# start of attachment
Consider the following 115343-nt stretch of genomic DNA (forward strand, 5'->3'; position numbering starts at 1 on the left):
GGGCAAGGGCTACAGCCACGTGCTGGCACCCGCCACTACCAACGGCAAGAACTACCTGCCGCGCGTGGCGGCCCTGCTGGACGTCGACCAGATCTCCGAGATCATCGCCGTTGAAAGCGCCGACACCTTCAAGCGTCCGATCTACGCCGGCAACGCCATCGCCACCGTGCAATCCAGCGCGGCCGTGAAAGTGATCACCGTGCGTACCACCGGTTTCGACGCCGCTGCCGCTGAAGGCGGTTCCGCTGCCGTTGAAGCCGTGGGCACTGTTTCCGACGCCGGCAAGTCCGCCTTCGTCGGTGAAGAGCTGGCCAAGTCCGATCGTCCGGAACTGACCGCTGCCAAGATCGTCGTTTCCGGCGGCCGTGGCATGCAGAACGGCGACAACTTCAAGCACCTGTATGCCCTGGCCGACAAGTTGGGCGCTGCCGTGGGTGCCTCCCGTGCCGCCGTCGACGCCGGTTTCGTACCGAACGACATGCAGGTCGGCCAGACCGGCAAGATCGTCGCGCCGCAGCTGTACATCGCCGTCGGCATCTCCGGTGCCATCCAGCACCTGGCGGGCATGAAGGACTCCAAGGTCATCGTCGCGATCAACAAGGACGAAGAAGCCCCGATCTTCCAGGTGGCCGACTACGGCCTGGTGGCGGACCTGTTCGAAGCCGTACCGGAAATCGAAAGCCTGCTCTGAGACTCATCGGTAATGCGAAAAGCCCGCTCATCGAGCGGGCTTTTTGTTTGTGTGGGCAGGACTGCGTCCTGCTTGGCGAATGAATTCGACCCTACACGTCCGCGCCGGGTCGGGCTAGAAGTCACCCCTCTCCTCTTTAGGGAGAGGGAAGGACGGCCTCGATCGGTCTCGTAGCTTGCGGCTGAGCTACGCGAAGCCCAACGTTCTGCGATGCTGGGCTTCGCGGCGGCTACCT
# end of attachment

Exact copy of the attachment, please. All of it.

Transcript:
Consider the following 115343-nt stretch of genomic DNA (forward strand, 5'->3'; position numbering starts at 1 on the left):
GGGCAAGGGCTACAGCCACGTGCTGGCACCCGCCACTACCAACGGCAAGAACTACCTGCCGCGCGTGGCGGCCCTGCTGGACGTCGACCAGATCTCCGAGATCATCGCCGTTGAAAGCGCCGACACCTTCAAGCGTCCGATCTACGCCGGCAACGCCATCGCCACCGTGCAATCCAGCGCGGCCGTGAAAGTGATCACCGTGCGTACCACCGGTTTCGACGCCGCTGCCGCTGAAGGCGGTTCCGCTGCCGTTGAAGCCGTGGGCACTGTTTCCGACGCCGGCAAGTCCGCCTTCGTCGGTGAAGAGCTGGCCAAGTCCGATCGTCCGGAACTGACCGCTGCCAAGATCGTCGTTTCCGGCGGCCGTGGCATGCAGAACGGCGACAACTTCAAGCACCTGTATGCCCTGGCCGACAAGTTGGGCGCTGCCGTGGGTGCCTCCCGTGCCGCCGTCGACGCCGGTTTCGTACCGAACGACATGCAGGTCGGCCAGACCGGCAAGATCGTCGCGCCGCAGCTGTACATCGCCGTCGGCATCTCCGGTGCCATCCAGCACCTGGCGGGCATGAAGGACTCCAAGGTCATCGTCGCGATCAACAAGGACGAAGAAGCCCCGATCTTCCAGGTGGCCGACTACGGCCTGGTGGCGGACCTGTTCGAAGCCGTACCGGAAATCGAAAGCCTGCTCTGAGACTCATCGGTAATGCGAAAAGCCCGCTCATCGAGCGGGCTTTTTGTTTGTGTGGGCAGGACTGCGTCCTGCTTGGCGAATGAATTCGACCCTACACGTCCGCGCCGGGTCGGGCTAGAAGTCACCCCTCTCCTCTTTAGGGAGAGGGAAGGACGGCCTCGATCGGTCTCGTAGCTTGCGGCTGAGCTACGCGAAGCCCAACGTTCTGCGATGCTGGGCTTCGCGGCGGCTACCT